Cecilia Fox - Not your Grandmother's Florist
The brainchild of Melanie Stapleton, Cecilia Fox has become a big part of Melbourne’s contemporary floral scene
Works by Cecilia Fox have become a distinctive part of Melbourne’s contemporary floral scene. The brainchild of Melanie Stapleton, Cecilia Fox is named in tribute to each of Stapleton’s New Zealand grandmothers. Her pieces are consistently imbued with a sense of spectacle – from sets and events to weddings, films and editorial features, her floral creativity is memorably theatrical.
Stapleton has a flair for revealing the dramatic side of florals, regardless of their fragility or limited palette. A New Zealander by birth, working in her adopted country has given her a keen eye for the wonder and majesty of Australia’s vast natural world.
She's featured in our new book Blooms: Contemporary Floral Design alongside 85 other floral artists. In it you'll find established florists alongside rising new talent – each nominated by industry experts. It's an expertly curated, gorgeously produced collection of work that offers insight into the profound effect that floristry has on today's visual culture. We asked her about her particular style.
How would you describe what you do and do you have a signature style? I think over the years our style has evolved and grown up, when I Started Cecilia Fox I felt like our style was, young, a little naive, wild and natural. Now, in our 12th year, I like to think our work still has a wild element to it, perhaps a nod to something fierce and fearless, always beautiful but maybe its not even a style but maybe more of a feeling or an emotion that is conjured up
How did you get here? I left school at 16, swept floors and made coffee in a suburban florist in the 90's I've been everything from the bucket cleaner and driver to the boss. I've never done anything else, It's all I know and I still love it every day.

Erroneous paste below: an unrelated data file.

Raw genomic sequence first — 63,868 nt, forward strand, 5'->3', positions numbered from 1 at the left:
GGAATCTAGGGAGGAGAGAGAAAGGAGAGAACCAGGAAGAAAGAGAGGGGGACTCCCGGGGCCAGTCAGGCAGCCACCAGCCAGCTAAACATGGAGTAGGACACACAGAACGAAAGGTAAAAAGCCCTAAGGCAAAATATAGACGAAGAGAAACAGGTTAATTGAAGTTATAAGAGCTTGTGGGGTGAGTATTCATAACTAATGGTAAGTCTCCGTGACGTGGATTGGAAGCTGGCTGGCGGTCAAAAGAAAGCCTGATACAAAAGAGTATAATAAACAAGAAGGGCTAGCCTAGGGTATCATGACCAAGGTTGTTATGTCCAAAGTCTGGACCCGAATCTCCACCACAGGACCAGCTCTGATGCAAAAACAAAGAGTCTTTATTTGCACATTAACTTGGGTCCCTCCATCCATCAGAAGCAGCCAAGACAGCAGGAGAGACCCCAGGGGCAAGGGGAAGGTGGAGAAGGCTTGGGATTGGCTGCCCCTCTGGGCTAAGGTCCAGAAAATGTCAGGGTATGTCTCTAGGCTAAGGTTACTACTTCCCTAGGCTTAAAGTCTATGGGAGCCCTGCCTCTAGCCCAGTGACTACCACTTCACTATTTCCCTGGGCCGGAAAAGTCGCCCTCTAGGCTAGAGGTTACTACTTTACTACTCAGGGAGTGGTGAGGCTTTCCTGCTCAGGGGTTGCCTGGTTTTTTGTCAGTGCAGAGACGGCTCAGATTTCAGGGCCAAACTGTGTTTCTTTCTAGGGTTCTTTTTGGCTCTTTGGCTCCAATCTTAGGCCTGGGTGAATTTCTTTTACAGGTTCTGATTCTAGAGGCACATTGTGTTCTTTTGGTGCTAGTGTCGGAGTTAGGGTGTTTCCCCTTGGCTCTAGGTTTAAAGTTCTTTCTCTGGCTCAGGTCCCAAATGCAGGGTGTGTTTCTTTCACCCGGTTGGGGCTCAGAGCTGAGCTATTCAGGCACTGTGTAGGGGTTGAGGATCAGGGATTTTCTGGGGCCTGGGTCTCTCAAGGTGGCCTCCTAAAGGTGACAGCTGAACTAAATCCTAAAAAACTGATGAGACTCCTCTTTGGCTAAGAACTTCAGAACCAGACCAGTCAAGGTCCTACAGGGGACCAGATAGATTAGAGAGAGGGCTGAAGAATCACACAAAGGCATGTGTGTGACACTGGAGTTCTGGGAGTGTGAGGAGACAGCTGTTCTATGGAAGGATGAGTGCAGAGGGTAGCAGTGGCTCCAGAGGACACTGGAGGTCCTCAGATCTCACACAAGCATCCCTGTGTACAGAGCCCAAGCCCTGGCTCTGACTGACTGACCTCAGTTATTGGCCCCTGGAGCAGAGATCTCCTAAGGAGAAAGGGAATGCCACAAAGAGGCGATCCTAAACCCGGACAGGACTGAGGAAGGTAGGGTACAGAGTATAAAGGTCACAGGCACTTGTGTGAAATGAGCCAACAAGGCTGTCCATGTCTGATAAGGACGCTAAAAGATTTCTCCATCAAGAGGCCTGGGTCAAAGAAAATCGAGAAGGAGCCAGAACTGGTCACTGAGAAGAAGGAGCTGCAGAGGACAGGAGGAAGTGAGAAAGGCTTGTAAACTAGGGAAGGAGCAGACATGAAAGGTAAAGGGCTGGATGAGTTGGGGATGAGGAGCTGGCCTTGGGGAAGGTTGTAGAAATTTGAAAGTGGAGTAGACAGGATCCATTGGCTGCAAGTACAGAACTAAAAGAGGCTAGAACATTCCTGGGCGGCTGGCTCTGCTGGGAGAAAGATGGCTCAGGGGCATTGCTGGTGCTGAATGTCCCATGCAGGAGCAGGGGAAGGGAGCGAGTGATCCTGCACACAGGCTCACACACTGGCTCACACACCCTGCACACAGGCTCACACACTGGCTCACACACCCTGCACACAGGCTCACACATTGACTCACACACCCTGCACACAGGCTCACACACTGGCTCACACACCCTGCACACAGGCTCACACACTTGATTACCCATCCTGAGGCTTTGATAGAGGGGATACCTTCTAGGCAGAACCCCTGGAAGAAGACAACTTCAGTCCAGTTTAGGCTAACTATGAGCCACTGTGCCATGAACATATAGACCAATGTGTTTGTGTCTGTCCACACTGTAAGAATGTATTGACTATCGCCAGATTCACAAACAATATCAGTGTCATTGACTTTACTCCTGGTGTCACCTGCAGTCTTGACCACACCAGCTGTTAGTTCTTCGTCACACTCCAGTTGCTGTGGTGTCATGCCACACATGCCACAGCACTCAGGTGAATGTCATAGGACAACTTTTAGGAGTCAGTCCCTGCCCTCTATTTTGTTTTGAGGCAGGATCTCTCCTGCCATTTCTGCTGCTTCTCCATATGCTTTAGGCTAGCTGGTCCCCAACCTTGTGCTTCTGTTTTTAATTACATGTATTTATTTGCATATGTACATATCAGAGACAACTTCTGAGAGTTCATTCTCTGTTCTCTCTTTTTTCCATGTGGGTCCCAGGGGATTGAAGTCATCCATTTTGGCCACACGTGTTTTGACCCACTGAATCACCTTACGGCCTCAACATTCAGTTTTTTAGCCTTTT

What inspires you? Being in nature first and foremost also Young contemporary artists such as Jahnne Pasco White, Isadora Vaughan, Nell Pearson, Alice McIntosh.
What emotion do you want to evoke in people? I hope that the larger work that we make envelops the viewer, that even for a moment they are in awe...of nature, of flowers or branches or leaves or dirt or moss. Even if it didn't stretch to awe, then if for a second they considered beauty I'd be pretty happy!
Is how an arrangement smells important? VERY! nostalgia and emotion linked to fragrance so important and is life long - the musty fragrance of moss or dirt, the unmistakable scent of eucalyptus, subtle and romantic perfume of violets.
How long can you spend on a particular arrangement and what’s the hard part to get right? I try to work very quickly, trust my instincts and stay open to the possibilities of installation work. I try to not get hung up on particular outcomes while still working to a brief.
What’s the commission you’re most proud of and why? The project that I am most proud of is our film 'Fools Rush In' a personal love project. I feel like it speaks of who Cecilia Fox is where she is from and where she is heading.